Sigmund Freud observed that the two great themes of adult life are love and work. Although reluctant to elevate Freud’s work as a spiritual compass, I think his observations on this point were on target– most adults want to succeed at work and want to be good as a mother or father. Yet, navigating the terrain between these two domains can be the source of a great deal of anxiety.
Sociologists and historians have attributed much of the antagonism between work and family to the time of the industrial revolution. The arrival of the automobile allowed men to travel away from the farm and into the city to find work, thereby separating the economic and domestic functions of the family. The “good father” became associated almost solely with being a provider, while mothers were relegated to homemaking and the educational/moral nurture of children. With each domain being governed by a different sets of norms, values and innate desires; men typically felt driven to gain competence in work, while women hoped for fulfillment in care-giving roles. This separation often led to inequities that in a culture bent on autonomy and individuation eventually generated liberation movements.
(Some theologians trace work-family antagonism much earlier than the industrial revolution. From the consequence of the fall, Adam is at enmity with creation, requiring sweat equity to improve his lot. Eve suffers a relational longing that will subject her to vulnerability and domination.)
In more recent decades, the boundaries between work and family have again blurred with the increase of momtrepreneurs, single-parent families, egalitarian ideologies, technology that permits working from home, and allowances for such things as flextime, paternity leave, and career customization. Yet, some studies estimate that 80% of those living in America still report experiencing conflict between work and family. So, here are some suggestions, prompted by my reading of Working Fathers, New Strategies for Balancing Work and Families by James Levine and Todd Pittinsky that I think can help:
First, a Christian vision of holiness can bring a cohesive wholeness to identity that overcomes the compartmentalization of life into competing spheres.
Often we embrace our work or ministry with the urgency of calling and resent our spouse or child when they encroach on the “important business we need to tend to.” However, if the ultimate pursuit of life is to be made holy, there is no better curriculum to produce it than the role of spouse or parent. Where better can one learn self-denial for the sake of another, practice what it means to be a servant, or grow the fruit of the spirit than in response to the daily insistence inherent in being family? When we regard both work and family as replete with opportunities for spiritual formation, then one domain begins instead to contribute to the other. Consider this – all of the really critical stuff that it takes to be a good leader or effective manager bears direct correlation to being a good mother or father: tending to emotional contexts with a non-anxious presence, communicating clearly, developing social intelligence, understanding needs and vulnerabilities at different stages of life, multi-tasking, collaboration, setting limits, getting rest, are all learned in the family. No wonder Paul links the ability to manage one’s family in a way that garners respect as a prerequisite for becoming an overseer (I Timothy 3).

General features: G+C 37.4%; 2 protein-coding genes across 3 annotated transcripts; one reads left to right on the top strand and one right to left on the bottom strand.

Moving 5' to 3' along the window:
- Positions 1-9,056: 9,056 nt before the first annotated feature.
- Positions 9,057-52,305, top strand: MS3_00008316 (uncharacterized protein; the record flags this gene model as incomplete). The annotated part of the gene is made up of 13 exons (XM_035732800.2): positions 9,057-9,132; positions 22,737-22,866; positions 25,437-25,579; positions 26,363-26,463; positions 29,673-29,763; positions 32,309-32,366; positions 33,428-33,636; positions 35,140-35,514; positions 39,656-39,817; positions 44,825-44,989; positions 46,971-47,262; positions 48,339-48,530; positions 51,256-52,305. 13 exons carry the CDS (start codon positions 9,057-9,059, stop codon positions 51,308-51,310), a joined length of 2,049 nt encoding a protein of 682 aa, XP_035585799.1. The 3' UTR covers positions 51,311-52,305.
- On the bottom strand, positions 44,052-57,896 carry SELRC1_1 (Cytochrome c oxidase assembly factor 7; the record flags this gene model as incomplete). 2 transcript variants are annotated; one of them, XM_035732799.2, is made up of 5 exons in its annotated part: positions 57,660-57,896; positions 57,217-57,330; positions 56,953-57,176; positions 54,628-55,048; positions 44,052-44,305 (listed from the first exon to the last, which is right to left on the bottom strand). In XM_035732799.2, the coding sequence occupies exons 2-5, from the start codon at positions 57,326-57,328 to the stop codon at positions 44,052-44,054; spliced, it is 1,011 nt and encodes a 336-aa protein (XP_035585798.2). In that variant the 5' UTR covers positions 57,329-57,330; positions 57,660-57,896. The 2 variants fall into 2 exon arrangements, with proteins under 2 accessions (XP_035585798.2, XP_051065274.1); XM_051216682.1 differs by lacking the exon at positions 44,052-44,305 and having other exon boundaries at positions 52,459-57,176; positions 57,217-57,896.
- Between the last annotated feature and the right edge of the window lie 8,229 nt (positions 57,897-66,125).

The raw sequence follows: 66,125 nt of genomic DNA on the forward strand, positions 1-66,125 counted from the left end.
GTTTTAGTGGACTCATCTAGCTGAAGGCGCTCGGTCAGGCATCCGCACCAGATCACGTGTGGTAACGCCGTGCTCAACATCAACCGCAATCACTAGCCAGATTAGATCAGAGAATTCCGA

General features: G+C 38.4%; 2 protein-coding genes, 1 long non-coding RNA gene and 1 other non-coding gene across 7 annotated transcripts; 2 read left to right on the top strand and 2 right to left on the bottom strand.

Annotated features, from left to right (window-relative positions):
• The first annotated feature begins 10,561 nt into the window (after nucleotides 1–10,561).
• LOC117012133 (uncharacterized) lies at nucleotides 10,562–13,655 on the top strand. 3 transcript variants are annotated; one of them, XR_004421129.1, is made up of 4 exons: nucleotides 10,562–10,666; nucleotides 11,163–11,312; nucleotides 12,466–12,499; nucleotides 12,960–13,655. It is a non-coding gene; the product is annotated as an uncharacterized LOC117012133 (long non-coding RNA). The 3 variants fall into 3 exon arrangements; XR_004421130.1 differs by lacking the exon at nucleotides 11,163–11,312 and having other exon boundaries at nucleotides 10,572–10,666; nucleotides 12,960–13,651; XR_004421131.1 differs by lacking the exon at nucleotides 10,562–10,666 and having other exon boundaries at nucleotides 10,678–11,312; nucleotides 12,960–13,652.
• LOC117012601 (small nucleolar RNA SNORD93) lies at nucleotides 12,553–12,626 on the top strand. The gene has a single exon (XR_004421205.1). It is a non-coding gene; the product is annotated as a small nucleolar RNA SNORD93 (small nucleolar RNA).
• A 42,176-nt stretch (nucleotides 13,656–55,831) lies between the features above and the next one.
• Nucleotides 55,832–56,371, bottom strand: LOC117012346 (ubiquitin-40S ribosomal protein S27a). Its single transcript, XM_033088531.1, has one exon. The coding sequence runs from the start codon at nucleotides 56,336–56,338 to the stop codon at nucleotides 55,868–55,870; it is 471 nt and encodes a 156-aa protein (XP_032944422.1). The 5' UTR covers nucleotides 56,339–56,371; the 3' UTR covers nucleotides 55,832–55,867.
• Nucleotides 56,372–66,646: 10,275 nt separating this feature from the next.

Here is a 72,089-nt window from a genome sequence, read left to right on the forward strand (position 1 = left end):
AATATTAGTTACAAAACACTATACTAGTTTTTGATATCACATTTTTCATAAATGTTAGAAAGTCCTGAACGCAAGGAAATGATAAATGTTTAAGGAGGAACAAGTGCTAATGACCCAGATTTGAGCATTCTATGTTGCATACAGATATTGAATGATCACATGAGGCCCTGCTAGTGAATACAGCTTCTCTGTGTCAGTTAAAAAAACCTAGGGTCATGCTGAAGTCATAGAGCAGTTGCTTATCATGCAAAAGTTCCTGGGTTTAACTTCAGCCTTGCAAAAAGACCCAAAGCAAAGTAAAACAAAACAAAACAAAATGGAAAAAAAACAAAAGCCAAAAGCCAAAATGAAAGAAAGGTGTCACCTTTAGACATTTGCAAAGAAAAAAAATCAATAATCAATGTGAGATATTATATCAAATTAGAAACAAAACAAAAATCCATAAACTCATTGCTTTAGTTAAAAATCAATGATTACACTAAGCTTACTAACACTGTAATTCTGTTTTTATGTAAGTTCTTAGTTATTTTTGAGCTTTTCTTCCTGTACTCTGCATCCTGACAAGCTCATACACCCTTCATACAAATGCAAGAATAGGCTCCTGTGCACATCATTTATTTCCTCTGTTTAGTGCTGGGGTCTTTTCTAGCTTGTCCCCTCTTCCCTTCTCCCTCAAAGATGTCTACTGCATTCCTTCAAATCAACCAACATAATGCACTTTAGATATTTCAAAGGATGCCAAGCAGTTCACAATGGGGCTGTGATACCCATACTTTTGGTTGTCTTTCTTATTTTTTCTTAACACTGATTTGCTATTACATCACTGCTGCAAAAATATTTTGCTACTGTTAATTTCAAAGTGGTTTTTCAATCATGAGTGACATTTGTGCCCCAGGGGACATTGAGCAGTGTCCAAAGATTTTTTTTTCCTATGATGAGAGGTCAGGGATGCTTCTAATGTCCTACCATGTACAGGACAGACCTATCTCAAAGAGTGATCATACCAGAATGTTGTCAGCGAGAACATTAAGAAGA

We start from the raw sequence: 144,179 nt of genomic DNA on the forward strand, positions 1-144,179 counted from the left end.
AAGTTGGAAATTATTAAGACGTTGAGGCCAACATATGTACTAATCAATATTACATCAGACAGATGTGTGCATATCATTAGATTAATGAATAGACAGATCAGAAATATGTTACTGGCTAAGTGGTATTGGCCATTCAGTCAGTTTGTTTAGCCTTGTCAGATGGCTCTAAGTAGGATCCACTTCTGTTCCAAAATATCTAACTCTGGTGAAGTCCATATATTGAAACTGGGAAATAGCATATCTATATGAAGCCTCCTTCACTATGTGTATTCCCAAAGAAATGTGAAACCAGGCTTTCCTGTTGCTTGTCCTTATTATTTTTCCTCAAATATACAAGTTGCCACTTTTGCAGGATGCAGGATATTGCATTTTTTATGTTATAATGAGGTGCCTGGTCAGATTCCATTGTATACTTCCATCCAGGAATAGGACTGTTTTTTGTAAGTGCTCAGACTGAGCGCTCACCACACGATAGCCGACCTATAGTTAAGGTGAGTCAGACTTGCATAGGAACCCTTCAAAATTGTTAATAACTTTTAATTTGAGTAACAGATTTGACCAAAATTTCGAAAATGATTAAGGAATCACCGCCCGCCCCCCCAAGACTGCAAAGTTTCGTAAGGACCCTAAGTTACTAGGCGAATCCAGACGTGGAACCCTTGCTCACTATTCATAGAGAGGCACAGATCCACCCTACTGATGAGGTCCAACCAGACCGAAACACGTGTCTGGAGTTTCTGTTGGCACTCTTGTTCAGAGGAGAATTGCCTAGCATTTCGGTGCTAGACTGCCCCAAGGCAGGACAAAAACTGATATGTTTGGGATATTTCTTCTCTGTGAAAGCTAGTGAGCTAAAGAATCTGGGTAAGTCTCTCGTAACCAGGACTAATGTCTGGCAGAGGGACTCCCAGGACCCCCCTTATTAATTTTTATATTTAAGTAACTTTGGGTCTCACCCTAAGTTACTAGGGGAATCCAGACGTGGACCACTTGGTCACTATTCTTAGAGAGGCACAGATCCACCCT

Second, quality and quantity is as important in family time as it is in ordering turtle cheesecake.
However, most of us live without many margins, so instead of trying to add more activity, the task may be to develop rituals that allow becoming more present to each other. Ritual, (used here to simply mean the “we always” things a family does together), allows synchronized ways to enter each other’s world. Without ritual, parents often try to connect with kids in the moments that work into the flow of their world with little respect for a child’s flow of life, and “forced entry” almost always ends badly.
Third, use technology judiciously to bridge the work/family gap.
Send pictures and texts while traveling to give access to your world, record yourself reading a bed time story to play while away, or learn from a spouse what to ask a child about when they Skype so the conversation can be more than the typical stifling exchange – “how was your day?” – “good.”
Finally, next time your child sheepishly brings you their report card, flip the relationship.
Ask them to grade how you’re doing in such things as: understanding their emotions, showing interest in their world, communicating how much they are loved and the extent to which family conveys a sense of them being worthwhile to the world. If they respond “you should be grounded,” there may be wisdom in their response.